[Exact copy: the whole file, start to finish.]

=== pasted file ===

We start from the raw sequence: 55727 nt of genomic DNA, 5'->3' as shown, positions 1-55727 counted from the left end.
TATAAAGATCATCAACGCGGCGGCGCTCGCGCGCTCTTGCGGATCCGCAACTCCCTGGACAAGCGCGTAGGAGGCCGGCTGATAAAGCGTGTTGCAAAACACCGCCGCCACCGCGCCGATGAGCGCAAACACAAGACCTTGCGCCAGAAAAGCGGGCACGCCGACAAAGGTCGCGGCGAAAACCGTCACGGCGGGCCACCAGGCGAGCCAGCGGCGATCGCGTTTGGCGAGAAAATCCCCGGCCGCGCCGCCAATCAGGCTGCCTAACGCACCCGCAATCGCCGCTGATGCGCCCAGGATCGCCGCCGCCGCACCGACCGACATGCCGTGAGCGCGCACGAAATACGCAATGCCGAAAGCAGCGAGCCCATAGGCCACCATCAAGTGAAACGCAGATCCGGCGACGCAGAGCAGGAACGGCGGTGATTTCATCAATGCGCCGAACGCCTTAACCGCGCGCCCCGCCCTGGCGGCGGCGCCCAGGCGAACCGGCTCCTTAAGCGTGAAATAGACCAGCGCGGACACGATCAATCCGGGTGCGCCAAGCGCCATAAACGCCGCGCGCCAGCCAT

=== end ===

We start from the raw sequence: 55727 nt of genomic DNA, 5'->3' as shown, positions 1-55727 counted from the left end.
TATAAAGATCATCAACGCGGCGGCGCTCGCGCGCTCTTGCGGATCCGCAACTCCCTGGACAAGCGCGTAGGAGGCCGGCTGATAAAGCGTGTTGCAAAACACCGCCGCCACCGCGCCGATGAGCGCAAACACAAGACCTTGCGCCAGAAAAGCGGGCACGCCGACAAAGGTCGCGGCGAAAACCGTCACGGCGGGCCACCAGGCGAGCCAGCGGCGATCGCGTTTGGCGAGAAAATCCCCGGCCGCGCCGCCAATCAGGCTGCCTAACGCACCCGCAATCGCCGCTGATGCGCCCAGGATCGCCGCCGCCGCACCGACCGACATGCCGTGAGCGCGCACGAAATACGCAATGCCGAAAGCAGCGAGCCCATAGGCCACCATCAAGTGAAACGCAGATCCGGCGACGCAGAGCAGGAACGGCGGTGATTTCATCAATGCGCCGAACGCCTTAACCGCGCGCCCCGCCCTGGCGGCGGCGCCCAGGCGAACCGGCTCCTTAAGCGTGAAATAGACCAGCGCGGACACGATCAATCCGGGTGCGCCAAGCGCCATAAACGCCGCGCGCCAGCCAT